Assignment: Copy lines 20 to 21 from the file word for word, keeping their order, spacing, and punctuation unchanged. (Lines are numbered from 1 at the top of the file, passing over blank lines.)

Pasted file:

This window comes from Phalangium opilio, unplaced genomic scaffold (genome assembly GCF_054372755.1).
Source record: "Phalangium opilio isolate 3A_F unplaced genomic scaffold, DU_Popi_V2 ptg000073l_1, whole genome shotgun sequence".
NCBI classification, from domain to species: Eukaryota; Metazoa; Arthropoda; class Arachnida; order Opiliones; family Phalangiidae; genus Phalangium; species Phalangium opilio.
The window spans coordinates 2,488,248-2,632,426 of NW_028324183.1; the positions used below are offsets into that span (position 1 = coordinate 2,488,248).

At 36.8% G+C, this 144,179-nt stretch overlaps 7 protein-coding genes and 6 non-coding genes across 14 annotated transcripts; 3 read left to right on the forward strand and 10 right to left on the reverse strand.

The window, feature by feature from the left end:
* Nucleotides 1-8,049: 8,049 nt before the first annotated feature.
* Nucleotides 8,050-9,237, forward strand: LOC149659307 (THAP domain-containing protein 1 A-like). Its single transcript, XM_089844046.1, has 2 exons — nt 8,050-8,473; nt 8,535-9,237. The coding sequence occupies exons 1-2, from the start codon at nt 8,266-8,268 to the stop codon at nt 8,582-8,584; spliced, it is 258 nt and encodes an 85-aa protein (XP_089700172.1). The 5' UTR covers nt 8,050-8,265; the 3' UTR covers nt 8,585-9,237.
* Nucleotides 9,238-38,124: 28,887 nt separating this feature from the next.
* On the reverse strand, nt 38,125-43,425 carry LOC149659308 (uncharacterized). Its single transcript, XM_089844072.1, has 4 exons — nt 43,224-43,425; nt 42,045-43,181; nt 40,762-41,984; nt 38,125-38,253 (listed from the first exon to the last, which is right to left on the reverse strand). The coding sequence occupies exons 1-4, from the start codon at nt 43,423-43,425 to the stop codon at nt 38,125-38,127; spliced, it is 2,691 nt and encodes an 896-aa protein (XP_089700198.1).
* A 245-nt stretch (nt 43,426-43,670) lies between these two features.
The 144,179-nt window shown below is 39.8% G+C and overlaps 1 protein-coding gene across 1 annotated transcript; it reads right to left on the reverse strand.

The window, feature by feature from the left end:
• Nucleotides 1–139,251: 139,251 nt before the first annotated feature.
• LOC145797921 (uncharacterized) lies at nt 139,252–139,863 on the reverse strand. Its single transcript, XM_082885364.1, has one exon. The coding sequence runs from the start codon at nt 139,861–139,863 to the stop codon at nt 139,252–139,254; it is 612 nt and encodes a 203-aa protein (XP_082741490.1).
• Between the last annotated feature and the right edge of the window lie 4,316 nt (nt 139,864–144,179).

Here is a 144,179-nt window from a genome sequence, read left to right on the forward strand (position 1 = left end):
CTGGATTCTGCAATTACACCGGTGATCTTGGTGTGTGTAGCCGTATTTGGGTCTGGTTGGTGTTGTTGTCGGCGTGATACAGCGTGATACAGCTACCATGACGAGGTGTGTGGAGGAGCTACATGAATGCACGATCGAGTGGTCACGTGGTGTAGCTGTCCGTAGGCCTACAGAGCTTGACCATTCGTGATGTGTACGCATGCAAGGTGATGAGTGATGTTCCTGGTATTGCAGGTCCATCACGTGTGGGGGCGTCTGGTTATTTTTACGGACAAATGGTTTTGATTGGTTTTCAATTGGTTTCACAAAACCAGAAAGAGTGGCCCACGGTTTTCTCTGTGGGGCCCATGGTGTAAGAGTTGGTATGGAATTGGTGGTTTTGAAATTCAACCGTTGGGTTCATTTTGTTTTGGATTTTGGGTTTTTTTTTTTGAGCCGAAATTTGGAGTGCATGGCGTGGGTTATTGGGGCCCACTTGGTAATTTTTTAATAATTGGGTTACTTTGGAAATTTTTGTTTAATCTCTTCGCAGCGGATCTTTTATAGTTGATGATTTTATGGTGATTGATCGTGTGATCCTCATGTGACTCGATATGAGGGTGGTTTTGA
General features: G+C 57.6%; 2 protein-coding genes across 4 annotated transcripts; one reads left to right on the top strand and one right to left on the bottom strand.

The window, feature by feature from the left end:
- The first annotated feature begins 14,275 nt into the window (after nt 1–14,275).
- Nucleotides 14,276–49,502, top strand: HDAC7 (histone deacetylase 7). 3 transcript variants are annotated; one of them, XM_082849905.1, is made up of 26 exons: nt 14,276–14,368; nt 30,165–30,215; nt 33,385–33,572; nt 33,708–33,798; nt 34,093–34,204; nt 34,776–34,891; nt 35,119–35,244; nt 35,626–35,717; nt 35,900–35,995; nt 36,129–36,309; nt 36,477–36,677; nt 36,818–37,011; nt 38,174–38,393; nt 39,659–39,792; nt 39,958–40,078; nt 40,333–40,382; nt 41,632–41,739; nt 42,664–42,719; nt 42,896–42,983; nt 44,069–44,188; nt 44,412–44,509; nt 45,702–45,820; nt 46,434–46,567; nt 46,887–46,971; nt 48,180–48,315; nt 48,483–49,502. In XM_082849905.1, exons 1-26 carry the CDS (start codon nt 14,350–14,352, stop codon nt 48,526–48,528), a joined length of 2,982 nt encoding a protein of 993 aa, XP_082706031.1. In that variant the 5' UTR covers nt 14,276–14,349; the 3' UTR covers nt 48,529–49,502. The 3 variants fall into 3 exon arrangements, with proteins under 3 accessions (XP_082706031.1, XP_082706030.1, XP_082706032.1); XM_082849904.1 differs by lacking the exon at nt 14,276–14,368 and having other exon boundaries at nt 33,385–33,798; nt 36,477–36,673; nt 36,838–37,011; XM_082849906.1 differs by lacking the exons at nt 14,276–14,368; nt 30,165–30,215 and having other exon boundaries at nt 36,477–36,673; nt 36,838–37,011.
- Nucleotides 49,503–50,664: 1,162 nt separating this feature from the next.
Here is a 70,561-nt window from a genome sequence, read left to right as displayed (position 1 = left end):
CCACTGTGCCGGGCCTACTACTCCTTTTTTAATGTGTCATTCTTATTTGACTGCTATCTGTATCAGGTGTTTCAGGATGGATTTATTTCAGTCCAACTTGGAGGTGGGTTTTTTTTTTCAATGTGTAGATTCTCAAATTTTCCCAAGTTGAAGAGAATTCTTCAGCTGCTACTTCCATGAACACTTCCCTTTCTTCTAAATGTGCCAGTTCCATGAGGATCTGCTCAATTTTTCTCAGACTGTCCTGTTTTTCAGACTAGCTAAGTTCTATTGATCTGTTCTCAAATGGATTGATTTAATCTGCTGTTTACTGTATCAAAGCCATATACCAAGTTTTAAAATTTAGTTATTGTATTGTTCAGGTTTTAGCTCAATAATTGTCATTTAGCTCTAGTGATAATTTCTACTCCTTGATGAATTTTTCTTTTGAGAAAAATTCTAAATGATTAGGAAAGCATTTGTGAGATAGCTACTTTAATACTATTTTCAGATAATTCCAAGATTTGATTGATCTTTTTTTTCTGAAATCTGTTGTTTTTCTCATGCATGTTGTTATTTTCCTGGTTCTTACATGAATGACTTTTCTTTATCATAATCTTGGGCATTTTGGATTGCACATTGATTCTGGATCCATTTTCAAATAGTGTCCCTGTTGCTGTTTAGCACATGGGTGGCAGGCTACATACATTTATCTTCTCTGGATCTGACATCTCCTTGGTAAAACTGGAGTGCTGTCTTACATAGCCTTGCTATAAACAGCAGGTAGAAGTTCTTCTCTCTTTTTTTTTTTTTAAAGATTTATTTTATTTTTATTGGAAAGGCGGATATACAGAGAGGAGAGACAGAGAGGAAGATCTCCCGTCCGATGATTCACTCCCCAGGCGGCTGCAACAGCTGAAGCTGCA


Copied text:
The window, feature by feature from the left end:
- The first annotated feature begins 14,275 nt into the window (after nt 1–14,275).